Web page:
Left: Bas-relief portrait of a mature Laura Secord. Right: Laura Secord Monument with inscription commemorating her heroism and bravery.
The Laura Secord Monument is located in Queenston Heights Park, east of the Brock Monument. It has an image of Laura in her later life and a short dedication as a memorial to her historic walk and the rescue of her husband during the Battle of Queenston Heights.
Located on the edge of the Escarpment in Queenston Heights Park, the Laura Secord Monument at Queenston Heights reads:
To Laura Ingersoll Secord, who saved her husband's life in the battle on these Heights October 13th 1812 and who risked her own in conveying to Capt. FitzGibbon information by which he won the victory of Beaverdams.
The Laura Secord monument is situated in front of a low stone wall overlooking the lower Niagara River and the village of Queenston, at the end of a walking path. It's made up of three plinths of graduating sizes which form the base, topped with a column and a shallow four-sided conical top. An oval plaque bearing Laura Secord's image is centered in the column. She may not look the way many of us remember her stylized corporate image on the chocolate boxes that bear her name, but the bronze image of an eldery Laura Secord that you see on the monument is quite faithful to the historical truth.
The Laura Secord monument is located 160 metres east of the Brock Monument, the imposing column which commemorates Sir Isaac Brock. (Established in 1853, the Brock Monument actually the second such structure; the first Brock monument, erected in 1824, was irrevocably damaged by an explosive charge on April 17, 1840, believed to be detonated by Benjamin Lett, an anti-British agitator and participant in the 1837 Upper Canada Rebellion).
Though this Laura Secord monument at Queenston Heights is perhaps the best known public memorial to celebrate Laura Secord's life and exploits, it was not the first. The bronze bust at her gravesite in the Drummond Hill Cemetery in Lundy's Lane pre-dated it by almost a decade. The Queenston Heights monument engendered considerable controversy on two main fronts: amongst those who thought that Laura Secord deserved a far grander monument than the one that was eventually built, and those who opposed the erection of another monument altogether, arguing instead that a building bearing her name would be a more fitting tribute.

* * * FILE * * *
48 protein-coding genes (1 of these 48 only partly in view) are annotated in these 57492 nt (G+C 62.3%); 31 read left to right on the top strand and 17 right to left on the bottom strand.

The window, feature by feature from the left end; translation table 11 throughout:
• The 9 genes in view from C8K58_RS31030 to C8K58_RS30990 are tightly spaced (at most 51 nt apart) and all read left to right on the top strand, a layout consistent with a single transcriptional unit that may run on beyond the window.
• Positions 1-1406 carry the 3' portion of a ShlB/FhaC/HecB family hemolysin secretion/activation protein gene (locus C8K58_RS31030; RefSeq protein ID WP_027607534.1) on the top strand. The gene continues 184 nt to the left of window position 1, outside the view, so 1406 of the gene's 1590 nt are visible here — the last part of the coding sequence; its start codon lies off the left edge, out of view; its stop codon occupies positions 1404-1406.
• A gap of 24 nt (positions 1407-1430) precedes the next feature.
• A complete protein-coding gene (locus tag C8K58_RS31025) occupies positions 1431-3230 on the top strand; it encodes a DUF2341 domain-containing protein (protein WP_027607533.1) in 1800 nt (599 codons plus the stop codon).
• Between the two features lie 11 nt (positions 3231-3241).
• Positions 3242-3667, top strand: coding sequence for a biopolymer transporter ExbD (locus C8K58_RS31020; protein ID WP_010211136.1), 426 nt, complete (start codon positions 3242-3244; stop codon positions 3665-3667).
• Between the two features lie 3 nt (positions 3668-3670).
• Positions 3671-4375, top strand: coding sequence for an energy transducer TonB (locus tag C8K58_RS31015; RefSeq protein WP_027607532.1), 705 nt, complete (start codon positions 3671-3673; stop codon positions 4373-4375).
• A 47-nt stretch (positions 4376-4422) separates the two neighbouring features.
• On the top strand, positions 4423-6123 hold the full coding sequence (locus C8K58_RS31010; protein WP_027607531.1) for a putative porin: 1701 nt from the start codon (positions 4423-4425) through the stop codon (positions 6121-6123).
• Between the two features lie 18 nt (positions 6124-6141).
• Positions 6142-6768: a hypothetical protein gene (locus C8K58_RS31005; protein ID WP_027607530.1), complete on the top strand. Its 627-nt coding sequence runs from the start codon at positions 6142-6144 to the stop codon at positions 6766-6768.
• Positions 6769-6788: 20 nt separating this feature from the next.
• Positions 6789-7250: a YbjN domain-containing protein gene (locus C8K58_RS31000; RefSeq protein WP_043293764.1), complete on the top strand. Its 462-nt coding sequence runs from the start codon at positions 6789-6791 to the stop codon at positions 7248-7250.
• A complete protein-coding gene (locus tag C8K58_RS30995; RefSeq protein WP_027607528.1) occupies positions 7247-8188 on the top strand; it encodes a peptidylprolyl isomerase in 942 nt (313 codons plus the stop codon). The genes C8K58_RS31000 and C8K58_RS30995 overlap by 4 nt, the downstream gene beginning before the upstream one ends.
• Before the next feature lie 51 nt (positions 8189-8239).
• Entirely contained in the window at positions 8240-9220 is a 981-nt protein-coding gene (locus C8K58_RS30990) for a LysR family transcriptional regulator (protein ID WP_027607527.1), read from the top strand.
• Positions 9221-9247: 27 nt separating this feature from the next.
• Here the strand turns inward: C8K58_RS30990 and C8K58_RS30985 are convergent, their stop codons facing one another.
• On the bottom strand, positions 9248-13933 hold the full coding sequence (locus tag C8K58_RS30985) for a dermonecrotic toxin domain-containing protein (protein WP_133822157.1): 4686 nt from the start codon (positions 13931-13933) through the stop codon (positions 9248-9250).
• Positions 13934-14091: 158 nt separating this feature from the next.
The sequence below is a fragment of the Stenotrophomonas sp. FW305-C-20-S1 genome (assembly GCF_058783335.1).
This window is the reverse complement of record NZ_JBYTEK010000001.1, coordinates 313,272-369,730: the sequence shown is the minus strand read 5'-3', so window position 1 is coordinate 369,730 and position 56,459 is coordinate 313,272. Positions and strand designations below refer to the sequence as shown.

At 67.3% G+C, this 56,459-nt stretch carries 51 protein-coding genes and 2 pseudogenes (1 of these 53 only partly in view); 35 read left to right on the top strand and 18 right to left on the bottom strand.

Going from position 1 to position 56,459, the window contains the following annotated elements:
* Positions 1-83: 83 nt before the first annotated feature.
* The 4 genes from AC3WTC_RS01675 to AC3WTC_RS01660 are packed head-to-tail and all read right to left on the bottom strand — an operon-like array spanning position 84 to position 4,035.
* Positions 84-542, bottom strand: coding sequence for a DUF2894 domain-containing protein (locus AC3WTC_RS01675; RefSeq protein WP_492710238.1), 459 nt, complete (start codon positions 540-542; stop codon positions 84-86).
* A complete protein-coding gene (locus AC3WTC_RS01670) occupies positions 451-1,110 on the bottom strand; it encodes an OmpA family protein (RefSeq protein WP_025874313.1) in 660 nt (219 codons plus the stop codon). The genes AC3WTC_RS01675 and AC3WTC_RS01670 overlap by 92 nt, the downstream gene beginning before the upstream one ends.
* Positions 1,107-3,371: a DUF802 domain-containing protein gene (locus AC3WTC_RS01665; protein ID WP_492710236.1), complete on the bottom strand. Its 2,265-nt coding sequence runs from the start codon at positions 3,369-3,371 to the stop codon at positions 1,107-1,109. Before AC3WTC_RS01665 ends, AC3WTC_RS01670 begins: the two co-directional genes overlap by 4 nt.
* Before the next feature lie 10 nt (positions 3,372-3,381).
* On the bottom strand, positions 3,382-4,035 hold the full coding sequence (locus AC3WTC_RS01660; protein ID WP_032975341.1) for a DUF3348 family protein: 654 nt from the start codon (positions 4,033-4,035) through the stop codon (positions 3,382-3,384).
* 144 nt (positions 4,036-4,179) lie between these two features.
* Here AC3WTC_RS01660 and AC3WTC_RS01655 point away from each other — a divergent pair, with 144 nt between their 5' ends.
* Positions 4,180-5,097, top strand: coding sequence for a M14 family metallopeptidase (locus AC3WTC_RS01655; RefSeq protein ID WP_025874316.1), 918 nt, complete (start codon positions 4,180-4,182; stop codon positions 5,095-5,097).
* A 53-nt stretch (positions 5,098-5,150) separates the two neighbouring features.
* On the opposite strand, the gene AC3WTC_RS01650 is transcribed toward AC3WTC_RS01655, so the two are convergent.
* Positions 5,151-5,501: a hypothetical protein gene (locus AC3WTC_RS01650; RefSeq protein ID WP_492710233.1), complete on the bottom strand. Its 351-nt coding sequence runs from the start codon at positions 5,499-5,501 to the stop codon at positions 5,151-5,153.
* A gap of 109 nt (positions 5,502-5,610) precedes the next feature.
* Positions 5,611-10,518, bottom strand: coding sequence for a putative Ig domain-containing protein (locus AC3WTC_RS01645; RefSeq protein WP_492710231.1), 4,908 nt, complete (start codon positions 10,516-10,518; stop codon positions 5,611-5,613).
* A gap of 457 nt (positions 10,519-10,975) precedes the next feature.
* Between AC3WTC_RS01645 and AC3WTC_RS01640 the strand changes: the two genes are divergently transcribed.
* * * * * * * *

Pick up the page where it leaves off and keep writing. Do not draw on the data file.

Members of the United Empire Loyalist Association felt that a monument should be located at Queenston Heights and be of much grander proportions than the modest bust in the cemetery. A Monument Committee was established, and in 1901 they published a paper entitled 'A National Monument to Laura Secord – Why it should be Erected'. The paper, read by Committee President R.E.A. Land before the United Empire Loyalist Association of Ontario on October 4th, 1901, solicited funds for the establishment of a monument at Queenston Heights.
However, upon hearing of the Dominion of Canada's grant of two thousand dollars to establish the Secord monument at Queenston Heights, Edna Lowrey, secretary of the Women's Institute of Queenston and St. David's, protested the proposed expenditure to John Jackson, the commissioner of the Niagara Parks Commission. Lowrey suggested that no monument could ever compete with the massive Brock's Monument nearby. Some historians believe she also implied that Laura Secord's important legacy would be similarly diminished by comparison. The Women's Institute proposed that a Laura Secord memorial hall built of brick or stone and housing artifacts and relics of the War of 1812 would make a much more suitable and appropriate addition to the park at Queenston Heights than another monument. Their appeal was politely but firmly refused by Jackson and Parks Commission Chairman John Langmuir, who stated that the government grant recipients did not see fit to change their plans, and that work on the monument had already been contracted out.
And so it came to be that the current Laura Secord Monument was established at Queenston Heights, though Secord biographer Emma Currie continued to urge that a life-sized statue of Laura Secord be established on the site, even after the current monument had already been installed.
Queenston Heights Park
Municipality Niagara on the Lake